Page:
John Porcellino Q & APorcellino has been self-publishing his ongoing mini-comics series King-Cat Comics since 1989. His spare but elegant style, insightful self-reflection, and DIY ethic have been an inspiration to countless cartoonists. His comics have been collected in several books, and in 2008 Hyperion published Thoreau at Walden, a graphic novel for young readers. This year, Drawn and Quarterly has published Map of My Heart, a new collection of work from his King-Cat series. Porcellino will discuss his work with friend, cartoonist and publisher Zak Sally.2:30 | Brookside Conference Room
Now Make It FunnyNow that comics are finally being taken seriously, a new generation of cartoonists are bringing back the funny. Tucker Stone will talk to Emily Flake (Lulu Eightball), Matt Furie (Boys Club), Sam Gaskin (Fatal Faux-Pas) and Lisa Hanawalt (I Want You) about comics’ historical and ongoing aptitude for humorous effect, the deeper meanings of humor, and the struggles of producing comedy on a deadline.3:00 | White Flint Amphitheater
Spotlight on Peter KuperKuper is the co-founder of World War 3 Illustrated, the artist behind Mad Magazine’s Spy Vs. Spy, and the author of comics collections and graphic novels including The System, Speechless, and an adaptation of Franz Kafka’s The Metamorphosis. In this presentation introduced and moderated by comics scholar Marc Singer, Peter will discuss his career to date and his new book Diario de Oaxaca, a visual journal of two years in Mexico that coincided with a violently repressed teachers’ protest.3:30 | Brookside Conference Room
Critics’ RoundtableA murderers’ row of comics critics will address general issues facing comics criticism today and will candidly discuss several new and recent works in a lively, no-holds-barred, roundtable conversation. Rob Clough, Sean T. Collins, Gary Groth, Chris Mautner, Joe McCulloch, Tucker Stone and Douglas Wolk will share their acute critical insights with moderator Bill Kartalopoulos.4:00 | White Flint Amphitheater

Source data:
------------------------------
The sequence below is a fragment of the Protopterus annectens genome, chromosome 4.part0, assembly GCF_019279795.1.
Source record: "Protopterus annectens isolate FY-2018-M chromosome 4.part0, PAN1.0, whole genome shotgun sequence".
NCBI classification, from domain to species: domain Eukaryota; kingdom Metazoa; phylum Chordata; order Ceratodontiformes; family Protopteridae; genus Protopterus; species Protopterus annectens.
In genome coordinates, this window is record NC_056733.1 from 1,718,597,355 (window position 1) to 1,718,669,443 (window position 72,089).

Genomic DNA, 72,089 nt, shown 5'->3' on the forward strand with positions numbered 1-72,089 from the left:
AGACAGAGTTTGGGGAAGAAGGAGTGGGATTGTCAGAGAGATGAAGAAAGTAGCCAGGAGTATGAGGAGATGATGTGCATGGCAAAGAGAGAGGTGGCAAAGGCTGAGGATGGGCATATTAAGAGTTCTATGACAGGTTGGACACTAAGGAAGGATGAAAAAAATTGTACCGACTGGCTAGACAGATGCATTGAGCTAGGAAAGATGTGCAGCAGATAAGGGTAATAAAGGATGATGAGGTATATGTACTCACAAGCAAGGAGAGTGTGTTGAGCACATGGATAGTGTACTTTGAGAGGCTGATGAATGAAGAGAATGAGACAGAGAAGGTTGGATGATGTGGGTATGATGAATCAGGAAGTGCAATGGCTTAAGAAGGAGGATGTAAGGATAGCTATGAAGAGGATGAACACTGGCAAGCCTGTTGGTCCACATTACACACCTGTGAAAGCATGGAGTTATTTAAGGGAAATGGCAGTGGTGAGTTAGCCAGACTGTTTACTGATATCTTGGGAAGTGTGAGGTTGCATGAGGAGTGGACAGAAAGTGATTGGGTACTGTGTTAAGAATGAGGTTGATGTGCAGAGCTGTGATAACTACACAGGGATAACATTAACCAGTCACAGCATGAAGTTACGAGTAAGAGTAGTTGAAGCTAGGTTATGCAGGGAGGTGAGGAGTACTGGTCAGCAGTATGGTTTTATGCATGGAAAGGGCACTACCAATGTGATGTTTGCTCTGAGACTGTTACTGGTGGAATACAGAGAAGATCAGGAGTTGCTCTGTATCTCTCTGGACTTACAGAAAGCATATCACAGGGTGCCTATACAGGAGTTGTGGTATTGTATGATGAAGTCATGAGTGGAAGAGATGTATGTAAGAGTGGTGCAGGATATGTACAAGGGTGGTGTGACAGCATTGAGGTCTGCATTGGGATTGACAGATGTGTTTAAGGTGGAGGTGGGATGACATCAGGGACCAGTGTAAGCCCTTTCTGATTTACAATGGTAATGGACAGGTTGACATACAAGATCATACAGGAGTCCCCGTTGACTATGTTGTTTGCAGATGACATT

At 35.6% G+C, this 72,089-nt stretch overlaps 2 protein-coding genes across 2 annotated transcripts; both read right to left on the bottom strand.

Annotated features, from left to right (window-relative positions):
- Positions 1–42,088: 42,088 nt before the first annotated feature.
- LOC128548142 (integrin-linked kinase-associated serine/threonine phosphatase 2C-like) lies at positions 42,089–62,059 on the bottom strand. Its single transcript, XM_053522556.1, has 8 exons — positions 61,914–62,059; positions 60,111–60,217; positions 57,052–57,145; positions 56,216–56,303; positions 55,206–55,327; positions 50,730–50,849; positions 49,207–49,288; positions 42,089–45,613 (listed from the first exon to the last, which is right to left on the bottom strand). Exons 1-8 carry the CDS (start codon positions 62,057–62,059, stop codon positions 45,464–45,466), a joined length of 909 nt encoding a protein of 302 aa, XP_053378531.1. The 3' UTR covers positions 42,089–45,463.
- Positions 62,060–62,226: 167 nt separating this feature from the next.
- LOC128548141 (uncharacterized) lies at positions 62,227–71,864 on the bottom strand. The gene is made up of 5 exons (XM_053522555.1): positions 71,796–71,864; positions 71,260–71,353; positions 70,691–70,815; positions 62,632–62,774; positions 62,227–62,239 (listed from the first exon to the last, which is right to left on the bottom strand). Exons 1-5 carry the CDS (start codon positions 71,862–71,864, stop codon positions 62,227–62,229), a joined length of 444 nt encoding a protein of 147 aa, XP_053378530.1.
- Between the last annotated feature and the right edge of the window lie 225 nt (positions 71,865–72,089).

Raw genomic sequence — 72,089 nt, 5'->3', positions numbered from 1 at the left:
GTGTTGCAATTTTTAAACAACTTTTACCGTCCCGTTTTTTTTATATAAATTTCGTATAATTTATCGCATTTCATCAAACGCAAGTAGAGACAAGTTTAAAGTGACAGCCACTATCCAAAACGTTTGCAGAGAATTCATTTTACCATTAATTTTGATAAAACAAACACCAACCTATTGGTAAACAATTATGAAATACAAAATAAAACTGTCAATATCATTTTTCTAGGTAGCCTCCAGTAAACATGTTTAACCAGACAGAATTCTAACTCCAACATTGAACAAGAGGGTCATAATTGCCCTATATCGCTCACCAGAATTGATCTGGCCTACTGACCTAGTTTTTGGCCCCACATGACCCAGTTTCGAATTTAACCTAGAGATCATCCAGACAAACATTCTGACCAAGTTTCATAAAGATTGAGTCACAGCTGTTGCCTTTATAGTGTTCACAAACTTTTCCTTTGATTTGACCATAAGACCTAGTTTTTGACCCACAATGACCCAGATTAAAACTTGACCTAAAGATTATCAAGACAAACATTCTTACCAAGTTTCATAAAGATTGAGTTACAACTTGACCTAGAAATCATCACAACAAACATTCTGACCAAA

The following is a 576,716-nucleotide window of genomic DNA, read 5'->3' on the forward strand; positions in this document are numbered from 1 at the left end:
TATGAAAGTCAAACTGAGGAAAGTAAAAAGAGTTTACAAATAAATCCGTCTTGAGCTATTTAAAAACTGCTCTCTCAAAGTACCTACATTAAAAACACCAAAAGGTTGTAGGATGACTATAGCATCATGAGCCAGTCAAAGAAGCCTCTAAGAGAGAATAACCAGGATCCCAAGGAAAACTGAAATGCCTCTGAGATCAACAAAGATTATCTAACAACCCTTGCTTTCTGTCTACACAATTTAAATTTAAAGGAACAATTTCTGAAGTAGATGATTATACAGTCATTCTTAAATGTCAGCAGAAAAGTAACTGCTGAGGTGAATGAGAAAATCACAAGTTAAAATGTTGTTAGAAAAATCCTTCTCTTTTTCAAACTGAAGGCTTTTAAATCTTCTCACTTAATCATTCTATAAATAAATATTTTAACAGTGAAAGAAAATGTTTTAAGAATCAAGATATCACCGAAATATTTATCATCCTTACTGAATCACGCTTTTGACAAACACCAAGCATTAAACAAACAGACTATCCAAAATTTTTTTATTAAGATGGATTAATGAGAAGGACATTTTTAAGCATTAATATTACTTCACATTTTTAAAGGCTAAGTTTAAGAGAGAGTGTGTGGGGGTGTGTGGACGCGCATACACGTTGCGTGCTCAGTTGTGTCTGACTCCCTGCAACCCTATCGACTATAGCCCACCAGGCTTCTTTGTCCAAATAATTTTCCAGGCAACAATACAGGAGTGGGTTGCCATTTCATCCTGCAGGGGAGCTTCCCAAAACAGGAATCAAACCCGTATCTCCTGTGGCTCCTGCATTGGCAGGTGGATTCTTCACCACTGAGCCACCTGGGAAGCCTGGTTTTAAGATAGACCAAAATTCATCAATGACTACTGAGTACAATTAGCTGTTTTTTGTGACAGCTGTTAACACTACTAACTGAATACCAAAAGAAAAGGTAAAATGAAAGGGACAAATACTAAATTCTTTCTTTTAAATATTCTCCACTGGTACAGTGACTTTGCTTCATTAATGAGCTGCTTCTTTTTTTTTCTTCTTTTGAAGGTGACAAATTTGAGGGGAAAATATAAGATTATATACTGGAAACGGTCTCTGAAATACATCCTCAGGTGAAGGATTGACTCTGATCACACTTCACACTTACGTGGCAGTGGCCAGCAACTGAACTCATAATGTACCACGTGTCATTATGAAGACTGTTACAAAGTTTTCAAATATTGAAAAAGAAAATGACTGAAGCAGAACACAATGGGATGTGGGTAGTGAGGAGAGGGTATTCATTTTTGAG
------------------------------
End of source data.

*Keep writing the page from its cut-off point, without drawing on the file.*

Paul Karasik and the Fletcher Hanks ExperienceCartoonist, editor and educator Karasik has spent the last several years tracking down the idiosyncratic, visionary work of comic book artist Hanks, now collected in its entirety in two volumes published by Fantagraphics. Karasik will speak about discovering the work of Hanks, and will present “The Fletcher Hanks Experience,” an illustrated tour over the brutally surreal Hanks mindscape narrated by the late Fletcher Hanks, Jr.4:30 | Brookside Conference Room
The New ActionFor decades, independent cartoonists have labored to distinguish their work from the corporately-controlled material popularly associated with the form. In the process, artist-driven comics have frequently avoided genres such as adventure, fantasy, and science fiction. Recent years, however, have seen a wave of cartoonists who embrace genre and have explored new ways to activate comics’ ability to depict movement, action, and spectacle. Sean T. Collins will discuss these topics and more with Shawn Cheng, Benjamin Marra, Brian Ralph, Frank Santoro and Kazimir Strzepek.5:00 | White Flint Amphitheater
Gahan Wilson in the SpotlightThe unmistakably macabre and hilarious Gahan Wilson was born in Evanston, Illinois in 1930. His work first appeared in Amazing Stories in 1954. Since then, his cartoons, illustrations and comic strips have appeared in Collier’s, Punch, National Lampoon, and, principally, Playboy and The New Yorker. This year, Fantagraphics publishes Gahan Wilson: Fifty Years of Playboy Cartoons, a three-volume slipcased set collecting his contributions to that magazine. He will be joined onstage by publisher and editor Gary Groth to discuss his life and work.SUNDAY, September 27th12:30 | Brookside Conference Room